Enforce your personal boundaries – clearly state your needs and your limitations

Drop anything from your life that is not important – make things simple

Use your coping strategies to administer self-care to yourself

Contact a friend or support agency for extra help

Evaluate your well-being on a daily basis – it may take a while to re-balance

Stress is often unavoidable but with careful management, it need not compromise our entire well being and we can return to own definition of balance in good time.

The shortage of NHS General Practitioners – How this compromises the health of those who have complex medical histories.

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Having a complex medical history makes a visit to the doctor incredibly difficult. The constant explaining is exhausting, and it gets in the way of addressing the actual problem itself. This is a dangerous state of affairs which puts people at risk. The answer to this is to have a regular General Practitioner who you see every time and who knows your medical history well.

However, becoming registered and managing to book an appointment with a regular GP, appears to be so much harder than it once was. I remember growing up with a family GP, who both of my parents saw and then who I saw in turn. I wonder, does this even happen anymore? Recently, on moving to Eastbourne, I have registered with a new medical surgery. Since doing so, I have been having so many issues in booking an appointment and in managing to see the same GP. After posting about my frustrations on my twitter account, it seems I am not alone. Understaffing at surgeries, lack of available GP’s and the inability to see the same GP consistently, seem to be common issues.

I dread seeing a GP. Being transgender, I’m often faced with the problem of the “Trans broken arm syndrome”. This is where whatever symptom you present with, the doctor somehow magically links it to your being trans. I have lost count of how many times I have sat in a GP’s office, with a complaint which has nothing to do with my gender transition, and they then spend the entirety of my allotted ten-minute appointment time asking questions about why I am taking testosterone. They sit there, glued to their screen, brow furrowed, clearly not hearing a word I am saying. I then must explain I was assigned female at birth, I am transgender, I have undergone gender transition, blah blah blah. You would think that being medical professionals, they would be exempt from problematic responses but no. I have had more than a handful of GP’s make comments such as, “You really can’t tell,” or, “Which way are you going?” and most recently, “Oh, so originally you were a female”. By the time this humiliating exchange is over, so is my appointment. I either don’t get an accurate diagnosis or I am so demoralised I simply can’t sit there any longer.

Additionally, my mental health issues mean that I require regular monitoring from a GP. I am currently in the middle of a serious flare up of depression and anxiety, this means I often need medication reviews and fit notes for claiming benefits. My mental health history is complex and every time I see a new doctor, I must explain all of this first. Inevitably, this gets tangled up with my gender transition medical history. I again then find myself using up my ten minutes explaining my history, rather than my current presenting issue. Whilst both of these factors can, of course, impact my mental and physical health, a GP who doesn’t know me is often too quick to just assign my presenting issue to one of them, without looking deeper into the issue. These reasons are why it is so important for me to be able to see the same doctor every time, I can then get all of this over with the first time I see a new GP. From then on, appointments can be kept to the point of why I am there, and I can feel like a patient rather than a medical fascination.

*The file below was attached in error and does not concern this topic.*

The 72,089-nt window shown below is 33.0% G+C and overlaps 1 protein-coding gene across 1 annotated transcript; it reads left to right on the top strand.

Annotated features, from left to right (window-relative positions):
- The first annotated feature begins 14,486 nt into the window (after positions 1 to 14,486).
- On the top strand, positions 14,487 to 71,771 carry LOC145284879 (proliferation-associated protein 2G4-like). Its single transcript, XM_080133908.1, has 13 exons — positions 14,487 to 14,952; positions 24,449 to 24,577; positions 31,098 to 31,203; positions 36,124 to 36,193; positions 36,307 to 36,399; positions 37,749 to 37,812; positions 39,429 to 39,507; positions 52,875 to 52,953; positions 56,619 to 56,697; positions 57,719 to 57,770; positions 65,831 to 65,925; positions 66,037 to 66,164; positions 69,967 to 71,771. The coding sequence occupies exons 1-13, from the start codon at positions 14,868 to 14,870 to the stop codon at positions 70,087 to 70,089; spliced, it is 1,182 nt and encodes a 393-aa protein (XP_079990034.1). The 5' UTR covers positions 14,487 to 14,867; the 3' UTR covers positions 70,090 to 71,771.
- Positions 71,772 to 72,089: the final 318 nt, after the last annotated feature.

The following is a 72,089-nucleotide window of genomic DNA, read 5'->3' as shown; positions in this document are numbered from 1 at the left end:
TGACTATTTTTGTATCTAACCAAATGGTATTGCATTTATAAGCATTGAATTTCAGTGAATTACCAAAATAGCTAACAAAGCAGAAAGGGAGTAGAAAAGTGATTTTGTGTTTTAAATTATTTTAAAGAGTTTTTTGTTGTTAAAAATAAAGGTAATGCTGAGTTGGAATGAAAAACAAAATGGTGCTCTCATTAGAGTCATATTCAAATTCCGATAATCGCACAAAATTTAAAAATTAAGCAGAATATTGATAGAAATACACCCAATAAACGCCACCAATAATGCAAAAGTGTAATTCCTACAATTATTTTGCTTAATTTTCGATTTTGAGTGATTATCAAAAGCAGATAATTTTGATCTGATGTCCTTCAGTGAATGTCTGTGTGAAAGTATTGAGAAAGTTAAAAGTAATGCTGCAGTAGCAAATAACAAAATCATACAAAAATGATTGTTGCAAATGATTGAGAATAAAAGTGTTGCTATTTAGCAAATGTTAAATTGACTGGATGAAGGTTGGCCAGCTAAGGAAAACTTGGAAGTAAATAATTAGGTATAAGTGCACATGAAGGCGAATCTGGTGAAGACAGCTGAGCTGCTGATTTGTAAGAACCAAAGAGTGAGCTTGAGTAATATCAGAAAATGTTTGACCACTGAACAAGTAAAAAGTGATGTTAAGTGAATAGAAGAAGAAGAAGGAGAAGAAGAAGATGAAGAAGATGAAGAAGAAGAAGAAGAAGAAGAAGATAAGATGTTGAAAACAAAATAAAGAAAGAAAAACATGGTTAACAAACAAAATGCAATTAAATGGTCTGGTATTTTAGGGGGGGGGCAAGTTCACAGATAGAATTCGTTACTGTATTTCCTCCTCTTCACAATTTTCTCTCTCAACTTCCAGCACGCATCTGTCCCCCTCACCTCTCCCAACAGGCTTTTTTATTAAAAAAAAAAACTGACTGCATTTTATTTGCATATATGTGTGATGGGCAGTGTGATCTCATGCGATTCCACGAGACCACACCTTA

I was lucky in Devon that my local GP surgery wasn’t too busy. I could get an appointment fairly easily and could see the same GP each time. This means that I managed to avoid the above issues and had great support from my regular GP. This has not been the same for my medical surgery in Eastbourne. I rarely manage to see the GP I am assigned, seeing random doctors each time I visit. This means I am back to facing the same issues again and it has been very stressful and frustrating. For the last six months, I have been seriously mentally and physically unwell. I know my mental health challenges inside out, I knew that the way my moods have been presenting are unlike any mental health flare up I have had before. I have said this every time I have visited a GP. However, I do not feel any of the GP’s I saw actually heard me. Instead, they focused on my gender transition or attributed my symptoms to my mental health issues. My anti-depressants have been increased at most visits, despite my stressing that the increases haven’t helped and that I feel that something else is going on.

A couple of months ago, on discussing a strange symptom of numbness and pins and needles in my hand, I had a breakthrough with one of the GP’s I saw. He diagnosed carpal tunnel syndrome and explained that it could be a symptom of an underlying cause. He referred me to another GP at the surgery for treatment and for blood tests. This felt like amazing progress. However, the specialist GP I was booked to see went off sick. The receptionist rang me to cancel the appointment and to tell me that there was nobody else who could do it. My name would be put on a list and I would be contacted. Unfortunately, this is when issues at my medical surgery became even worse. The problems then escalated from not being able to see the same GP, to not being able to see a GP at all.

Due to severe staff sickness issues, all bookings ahead of time were cancelled. Instead, to see a doctor, you are asked to telephone in the morning at 8am or in the afternoon at 2pm, to be seen that day. This is not as easy as it sounds. In fact, it is remarkably like the yearly race to the post to get Glastonbury Festival tickets. You constantly hit refresh and by the time you get through all the tickets have gone. I’ve even tried using two phones. I’ve spent many a morning sat with my mobile in one hand and my landline in the other. Both speakers echoing the words, “Sorry, all our receptionists are busy, please hold and we will answer as soon as we can.” This is frustrating for anyone of course, but when you are a person who relies on regular GP interaction to stay well, it is an absolute nightmare.